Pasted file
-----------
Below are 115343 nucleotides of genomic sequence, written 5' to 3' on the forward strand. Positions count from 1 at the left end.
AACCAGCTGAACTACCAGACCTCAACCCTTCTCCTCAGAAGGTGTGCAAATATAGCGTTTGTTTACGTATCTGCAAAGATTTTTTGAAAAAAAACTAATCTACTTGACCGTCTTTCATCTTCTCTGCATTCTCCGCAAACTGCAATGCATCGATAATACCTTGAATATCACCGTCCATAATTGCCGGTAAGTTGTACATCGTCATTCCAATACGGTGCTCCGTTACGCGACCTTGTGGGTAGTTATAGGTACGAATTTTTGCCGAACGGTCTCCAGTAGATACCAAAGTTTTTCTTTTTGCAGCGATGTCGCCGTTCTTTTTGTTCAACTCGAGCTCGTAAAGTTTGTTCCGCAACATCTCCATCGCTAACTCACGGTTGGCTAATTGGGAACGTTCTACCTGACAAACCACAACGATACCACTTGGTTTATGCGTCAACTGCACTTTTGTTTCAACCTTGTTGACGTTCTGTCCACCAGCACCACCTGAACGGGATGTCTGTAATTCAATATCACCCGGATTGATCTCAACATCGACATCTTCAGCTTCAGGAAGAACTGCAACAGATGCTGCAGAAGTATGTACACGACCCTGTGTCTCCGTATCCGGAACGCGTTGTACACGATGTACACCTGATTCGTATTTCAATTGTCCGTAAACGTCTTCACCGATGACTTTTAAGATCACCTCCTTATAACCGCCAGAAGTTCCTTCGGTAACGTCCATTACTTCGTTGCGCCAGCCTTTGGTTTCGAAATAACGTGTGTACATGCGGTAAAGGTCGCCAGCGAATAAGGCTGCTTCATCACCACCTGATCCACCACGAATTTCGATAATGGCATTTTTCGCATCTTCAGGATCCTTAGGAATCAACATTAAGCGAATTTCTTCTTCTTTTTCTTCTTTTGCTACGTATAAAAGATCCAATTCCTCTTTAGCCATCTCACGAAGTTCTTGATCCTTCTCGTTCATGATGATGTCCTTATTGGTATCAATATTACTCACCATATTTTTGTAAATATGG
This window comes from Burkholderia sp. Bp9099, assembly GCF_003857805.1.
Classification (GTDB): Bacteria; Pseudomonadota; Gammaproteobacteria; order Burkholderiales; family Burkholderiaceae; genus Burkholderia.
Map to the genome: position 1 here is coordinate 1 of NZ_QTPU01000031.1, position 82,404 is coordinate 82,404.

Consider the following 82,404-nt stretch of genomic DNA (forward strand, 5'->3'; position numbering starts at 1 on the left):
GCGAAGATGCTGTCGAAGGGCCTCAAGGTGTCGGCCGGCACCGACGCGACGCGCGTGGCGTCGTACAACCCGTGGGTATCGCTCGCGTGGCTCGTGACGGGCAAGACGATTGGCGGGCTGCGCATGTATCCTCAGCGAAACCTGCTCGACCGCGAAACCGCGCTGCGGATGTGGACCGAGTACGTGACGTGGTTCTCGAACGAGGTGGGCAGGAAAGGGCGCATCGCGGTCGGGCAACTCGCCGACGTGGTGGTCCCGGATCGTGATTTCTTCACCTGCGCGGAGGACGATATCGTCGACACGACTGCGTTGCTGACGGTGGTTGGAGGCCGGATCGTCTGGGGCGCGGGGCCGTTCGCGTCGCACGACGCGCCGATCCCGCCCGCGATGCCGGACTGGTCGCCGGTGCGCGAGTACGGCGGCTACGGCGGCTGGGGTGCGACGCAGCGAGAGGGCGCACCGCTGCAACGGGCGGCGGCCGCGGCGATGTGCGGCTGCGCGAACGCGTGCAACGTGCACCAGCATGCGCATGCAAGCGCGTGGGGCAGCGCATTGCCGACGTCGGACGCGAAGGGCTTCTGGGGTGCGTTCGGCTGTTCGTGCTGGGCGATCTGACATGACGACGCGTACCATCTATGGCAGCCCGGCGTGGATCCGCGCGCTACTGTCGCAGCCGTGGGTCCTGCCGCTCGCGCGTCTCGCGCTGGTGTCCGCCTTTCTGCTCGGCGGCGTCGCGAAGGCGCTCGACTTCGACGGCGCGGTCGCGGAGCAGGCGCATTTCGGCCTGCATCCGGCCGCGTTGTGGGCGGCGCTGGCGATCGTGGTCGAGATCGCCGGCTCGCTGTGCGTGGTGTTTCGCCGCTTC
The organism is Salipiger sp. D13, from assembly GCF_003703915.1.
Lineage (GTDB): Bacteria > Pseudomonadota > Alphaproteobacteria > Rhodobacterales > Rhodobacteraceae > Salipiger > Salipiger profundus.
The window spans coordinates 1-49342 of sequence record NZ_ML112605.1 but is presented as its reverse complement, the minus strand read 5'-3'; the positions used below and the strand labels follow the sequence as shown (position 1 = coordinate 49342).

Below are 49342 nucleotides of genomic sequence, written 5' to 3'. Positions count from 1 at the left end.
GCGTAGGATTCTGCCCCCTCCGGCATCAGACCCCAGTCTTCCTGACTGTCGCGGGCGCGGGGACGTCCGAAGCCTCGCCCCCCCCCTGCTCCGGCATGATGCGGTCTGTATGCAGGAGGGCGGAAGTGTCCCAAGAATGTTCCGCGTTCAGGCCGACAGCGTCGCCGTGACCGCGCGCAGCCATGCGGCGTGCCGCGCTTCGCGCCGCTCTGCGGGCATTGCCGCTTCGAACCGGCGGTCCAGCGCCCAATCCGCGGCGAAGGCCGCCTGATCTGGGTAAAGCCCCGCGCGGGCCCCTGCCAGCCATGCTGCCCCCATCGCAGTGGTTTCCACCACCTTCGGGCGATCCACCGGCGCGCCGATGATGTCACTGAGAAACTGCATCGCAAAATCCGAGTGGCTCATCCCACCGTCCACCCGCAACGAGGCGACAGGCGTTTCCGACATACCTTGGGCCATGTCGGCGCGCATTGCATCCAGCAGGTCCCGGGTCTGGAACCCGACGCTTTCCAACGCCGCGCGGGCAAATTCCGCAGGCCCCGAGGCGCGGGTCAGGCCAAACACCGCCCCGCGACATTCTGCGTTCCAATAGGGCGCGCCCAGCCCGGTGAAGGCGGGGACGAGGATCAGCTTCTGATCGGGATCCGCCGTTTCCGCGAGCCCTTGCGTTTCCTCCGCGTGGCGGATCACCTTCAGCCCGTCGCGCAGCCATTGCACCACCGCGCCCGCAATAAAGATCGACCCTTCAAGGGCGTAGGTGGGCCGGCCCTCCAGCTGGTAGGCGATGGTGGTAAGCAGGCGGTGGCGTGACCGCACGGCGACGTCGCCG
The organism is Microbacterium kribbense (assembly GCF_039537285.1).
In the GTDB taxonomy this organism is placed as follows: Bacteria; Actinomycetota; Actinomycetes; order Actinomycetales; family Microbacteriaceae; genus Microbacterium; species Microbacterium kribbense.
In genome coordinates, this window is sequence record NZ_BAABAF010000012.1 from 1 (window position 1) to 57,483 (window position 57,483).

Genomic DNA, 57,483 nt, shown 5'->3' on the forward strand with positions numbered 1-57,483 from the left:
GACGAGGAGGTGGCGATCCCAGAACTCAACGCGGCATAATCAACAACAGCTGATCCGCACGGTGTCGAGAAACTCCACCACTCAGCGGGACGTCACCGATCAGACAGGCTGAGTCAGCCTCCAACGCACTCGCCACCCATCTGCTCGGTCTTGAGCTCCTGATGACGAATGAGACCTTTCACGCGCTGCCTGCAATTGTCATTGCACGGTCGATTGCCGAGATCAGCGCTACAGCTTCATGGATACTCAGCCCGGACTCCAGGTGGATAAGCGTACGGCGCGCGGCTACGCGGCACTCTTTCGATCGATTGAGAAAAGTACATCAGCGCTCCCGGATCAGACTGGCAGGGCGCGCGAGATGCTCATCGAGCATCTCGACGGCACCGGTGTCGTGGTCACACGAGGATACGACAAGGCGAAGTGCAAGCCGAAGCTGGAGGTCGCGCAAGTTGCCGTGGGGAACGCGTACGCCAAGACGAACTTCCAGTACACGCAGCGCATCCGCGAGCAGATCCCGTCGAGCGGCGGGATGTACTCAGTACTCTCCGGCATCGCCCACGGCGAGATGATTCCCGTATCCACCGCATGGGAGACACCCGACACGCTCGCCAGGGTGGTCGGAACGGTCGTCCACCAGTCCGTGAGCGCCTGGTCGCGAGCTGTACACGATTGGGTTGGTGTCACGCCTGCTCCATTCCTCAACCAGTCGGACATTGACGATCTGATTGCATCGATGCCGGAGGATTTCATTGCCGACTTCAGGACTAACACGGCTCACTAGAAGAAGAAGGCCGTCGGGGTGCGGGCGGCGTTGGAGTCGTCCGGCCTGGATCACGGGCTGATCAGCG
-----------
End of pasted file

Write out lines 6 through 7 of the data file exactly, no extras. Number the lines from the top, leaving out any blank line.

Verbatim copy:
Consider the following 82,404-nt stretch of genomic DNA (forward strand, 5'->3'; position numbering starts at 1 on the left):
GCGAAGATGCTGTCGAAGGGCCTCAAGGTGTCGGCCGGCACCGACGCGACGCGCGTGGCGTCGTACAACCCGTGGGTATCGCTCGCGTGGCTCGTGACGGGCAAGACGATTGGCGGGCTGCGCATGTATCCTCAGCGAAACCTGCTCGACCGCGAAACCGCGCTGCGGATGTGGACCGAGTACGTGACGTGGTTCTCGAACGAGGTGGGCAGGAAAGGGCGCATCGCGGTCGGGCAACTCGCCGACGTGGTGGTCCCGGATCGTGATTTCTTCACCTGCGCGGAGGACGATATCGTCGACACGACTGCGTTGCTGACGGTGGTTGGAGGCCGGATCGTCTGGGGCGCGGGGCCGTTCGCGTCGCACGACGCGCCGATCCCGCCCGCGATGCCGGACTGGTCGCCGGTGCGCGAGTACGGCGGCTACGGCGGCTGGGGTGCGACGCAGCGAGAGGGCGCACCGCTGCAACGGGCGGCGGCCGCGGCGATGTGCGGCTGCGCGAACGCGTGCAACGTGCACCAGCATGCGCATGCAAGCGCGTGGGGCAGCGCATTGCCGACGTCGGACGCGAAGGGCTTCTGGGGTGCGTTCGGCTGTTCGTGCTGGGCGATCTGACATGACGACGCGTACCATCTATGGCAGCCCGGCGTGGATCCGCGCGCTACTGTCGCAGCCGTGGGTCCTGCCGCTCGCGCGTCTCGCGCTGGTGTCCGCCTTTCTGCTCGGCGGCGTCGCGAAGGCGCTCGACTTCGACGGCGCGGTCGCGGAGCAGGCGCATTTCGGCCTGCATCCGGCCGCGTTGTGGGCGGCGCTGGCGATCGTGGTCGAGATCGCCGGCTCGCTGTGCGTGGTGTTTCGCCGCTTC